Are other design firms considered third parties?

Hi all,

I have a contract with a client stating that he “must not disclose any of those materials to any third party” without our consent, materials being the website we designed.

We have also retained the website as our IP but granted the client a “non-transferable license” to use the website for his own “business purposes”.

If he hires a different design firm to modify the website, (a) does that design firm count as a third party, implying a breach of contract? And (b), if so, do I have the right to rescind the license and take down the website?

It’s a tricky situation, so I’ll be sure to protect myself further in the future, but how do you recommend I deal with this situation? Appreciate any thoughts and advice!

Limiting your client from showing code to others is a big statement… Your clients are going to work with other parties over time whether it’s to replace you or augment services and locking them in will come back to be both an enforcement issue and potential roadblock to business. I’ve seen enterprise providers write in exclusions like this but even then there are usually enough interface layers that anyone not literally redeveloping the core application can do their work without it being an issue.

That doesn’t mean you can’t own underlying software but simply that you have the realize what you are asking of clients, and how they may react upfront… or if you push over what they see as a non issue. Legalese is one thing, a mutual understanding is another.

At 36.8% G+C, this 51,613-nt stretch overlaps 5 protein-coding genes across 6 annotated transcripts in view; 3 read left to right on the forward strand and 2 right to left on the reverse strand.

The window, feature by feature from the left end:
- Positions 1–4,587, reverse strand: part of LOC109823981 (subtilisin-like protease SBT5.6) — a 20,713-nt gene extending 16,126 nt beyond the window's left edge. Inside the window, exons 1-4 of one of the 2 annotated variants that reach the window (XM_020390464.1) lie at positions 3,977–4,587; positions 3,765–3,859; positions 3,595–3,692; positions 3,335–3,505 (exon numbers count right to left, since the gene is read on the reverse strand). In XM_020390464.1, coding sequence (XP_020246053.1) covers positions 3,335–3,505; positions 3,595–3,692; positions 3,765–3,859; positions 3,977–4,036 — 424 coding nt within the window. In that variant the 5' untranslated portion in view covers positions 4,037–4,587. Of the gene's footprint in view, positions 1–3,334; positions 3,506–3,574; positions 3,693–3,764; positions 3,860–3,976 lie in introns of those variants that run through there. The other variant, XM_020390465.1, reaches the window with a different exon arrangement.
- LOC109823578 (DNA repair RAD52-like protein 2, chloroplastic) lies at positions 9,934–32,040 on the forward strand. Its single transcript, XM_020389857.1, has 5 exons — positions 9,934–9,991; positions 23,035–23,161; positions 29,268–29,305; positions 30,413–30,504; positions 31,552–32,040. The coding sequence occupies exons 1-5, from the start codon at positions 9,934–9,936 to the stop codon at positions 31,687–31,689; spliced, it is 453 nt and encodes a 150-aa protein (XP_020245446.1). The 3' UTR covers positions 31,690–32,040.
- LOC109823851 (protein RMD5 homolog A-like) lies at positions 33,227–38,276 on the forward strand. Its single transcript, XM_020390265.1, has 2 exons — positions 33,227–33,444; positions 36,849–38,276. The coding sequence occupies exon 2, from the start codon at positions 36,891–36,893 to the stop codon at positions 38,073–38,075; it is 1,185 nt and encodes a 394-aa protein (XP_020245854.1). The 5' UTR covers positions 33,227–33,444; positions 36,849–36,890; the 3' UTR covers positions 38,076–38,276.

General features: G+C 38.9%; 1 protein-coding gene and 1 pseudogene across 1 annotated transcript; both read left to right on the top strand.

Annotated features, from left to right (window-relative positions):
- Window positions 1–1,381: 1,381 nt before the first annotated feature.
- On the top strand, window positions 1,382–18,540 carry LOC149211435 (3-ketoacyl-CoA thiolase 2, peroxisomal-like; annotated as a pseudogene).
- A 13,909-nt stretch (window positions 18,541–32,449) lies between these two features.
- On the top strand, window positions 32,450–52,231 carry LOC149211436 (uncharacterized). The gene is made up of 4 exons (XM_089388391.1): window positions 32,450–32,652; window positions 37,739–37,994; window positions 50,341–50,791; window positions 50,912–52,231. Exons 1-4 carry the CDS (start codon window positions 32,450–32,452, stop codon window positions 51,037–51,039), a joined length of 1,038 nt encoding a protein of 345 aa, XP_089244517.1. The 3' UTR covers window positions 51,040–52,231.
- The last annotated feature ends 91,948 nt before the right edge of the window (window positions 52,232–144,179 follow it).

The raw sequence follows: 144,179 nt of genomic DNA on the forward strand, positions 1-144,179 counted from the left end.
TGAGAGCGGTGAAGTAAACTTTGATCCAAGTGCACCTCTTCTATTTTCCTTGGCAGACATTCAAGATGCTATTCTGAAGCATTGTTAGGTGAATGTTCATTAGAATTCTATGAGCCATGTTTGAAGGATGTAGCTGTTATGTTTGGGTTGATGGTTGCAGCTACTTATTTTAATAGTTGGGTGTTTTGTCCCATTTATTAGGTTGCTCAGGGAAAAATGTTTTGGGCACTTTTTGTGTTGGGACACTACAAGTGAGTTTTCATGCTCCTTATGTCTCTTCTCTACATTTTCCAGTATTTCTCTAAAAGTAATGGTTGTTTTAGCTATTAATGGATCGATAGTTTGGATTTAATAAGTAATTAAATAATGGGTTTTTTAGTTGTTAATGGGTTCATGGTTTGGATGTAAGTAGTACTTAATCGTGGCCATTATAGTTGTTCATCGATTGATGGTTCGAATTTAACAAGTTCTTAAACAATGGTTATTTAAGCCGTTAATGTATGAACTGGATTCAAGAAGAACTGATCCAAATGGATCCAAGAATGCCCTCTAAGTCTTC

That all said, while I am by no means an attorney, a third party is generally considered anyone other than the client who has an agreement with you including a firm they hire. Your agreement can, and should, specify this term in detail to clearly exclude agencies working on behalf of the client who can become murky as they may be considered “agents”… also think sub-contractors, and other circumstances where the client may claim an affiliation beyond that of an outside provider.

Third Party legal definition of Third Party. Third Party synonyms by the Free Online Law Dictionary.

As for your rights to take action, that’s a much different story and something your agreement should also cover. In the event of a breach what is the recourse? Is there notice periods? Arbitration? Flip that against the damages you’ll cause [the potential risk] and the benefit to your business and then consider… does the reward outweigh the risk [or put another way, is keeping our code secret that big a deal]?

Consulting proper legal counsel before claiming breach is a good idea as many “little” things can come back and bite. If the costs don’t merritt that level of action then I’d seriously question is there’s enough benefit to warrant the move…

It’s a tricky situation, but of your own making! What exactly are you trying to protect here? You’re talking about other ‘design’ firms, so I assume you also retain ownership of the design itself? Why would you do that?